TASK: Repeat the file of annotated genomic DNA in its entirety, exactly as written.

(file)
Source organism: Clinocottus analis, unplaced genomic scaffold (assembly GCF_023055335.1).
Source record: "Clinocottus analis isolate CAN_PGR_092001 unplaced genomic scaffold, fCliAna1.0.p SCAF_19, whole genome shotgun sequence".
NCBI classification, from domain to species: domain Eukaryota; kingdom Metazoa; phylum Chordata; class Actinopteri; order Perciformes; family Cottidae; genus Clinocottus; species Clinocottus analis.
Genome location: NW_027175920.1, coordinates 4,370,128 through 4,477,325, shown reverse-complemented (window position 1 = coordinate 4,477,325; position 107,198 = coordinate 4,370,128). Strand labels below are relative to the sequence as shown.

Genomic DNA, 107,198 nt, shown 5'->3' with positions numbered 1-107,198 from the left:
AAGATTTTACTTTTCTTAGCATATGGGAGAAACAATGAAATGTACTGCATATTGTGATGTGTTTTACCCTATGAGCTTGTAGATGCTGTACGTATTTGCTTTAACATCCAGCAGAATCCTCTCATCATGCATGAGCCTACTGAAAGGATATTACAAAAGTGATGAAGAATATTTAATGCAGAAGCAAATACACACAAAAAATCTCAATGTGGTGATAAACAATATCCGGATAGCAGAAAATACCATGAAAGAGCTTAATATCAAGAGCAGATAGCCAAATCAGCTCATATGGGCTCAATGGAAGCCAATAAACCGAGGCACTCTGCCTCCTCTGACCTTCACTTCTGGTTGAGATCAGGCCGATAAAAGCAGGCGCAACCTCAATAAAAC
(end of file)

Source organism: Clinocottus analis, unplaced genomic scaffold (assembly GCF_023055335.1).
Source record: "Clinocottus analis isolate CAN_PGR_092001 unplaced genomic scaffold, fCliAna1.0.p SCAF_19, whole genome shotgun sequence".
NCBI classification, from domain to species: domain Eukaryota; kingdom Metazoa; phylum Chordata; class Actinopteri; order Perciformes; family Cottidae; genus Clinocottus; species Clinocottus analis.
Genome location: NW_027175920.1, coordinates 4,370,128 through 4,477,325, shown reverse-complemented (window position 1 = coordinate 4,477,325; position 107,198 = coordinate 4,370,128). Strand labels below are relative to the sequence as shown.

Genomic DNA, 107,198 nt, shown 5'->3' with positions numbered 1-107,198 from the left:
AAGATTTTACTTTTCTTAGCATATGGGAGAAACAATGAAATGTACTGCATATTGTGATGTGTTTTACCCTATGAGCTTGTAGATGCTGTACGTATTTGCTTTAACATCCAGCAGAATCCTCTCATCATGCATGAGCCTACTGAAAGGATATTACAAAAGTGATGAAGAATATTTAATGCAGAAGCAAATACACACAAAAAATCTCAATGTGGTGATAAACAATATCCGGATAGCAGAAAATACCATGAAAGAGCTTAATATCAAGAGCAGATAGCCAAATCAGCTCATATGGGCTCAATGGAAGCCAATAAACCGAGGCACTCTGCCTCCTCTGACCTTCACTTCTGGTTGAGATCAGGCCGATAAAAGCAGGCGCAACCTCAATAAAAC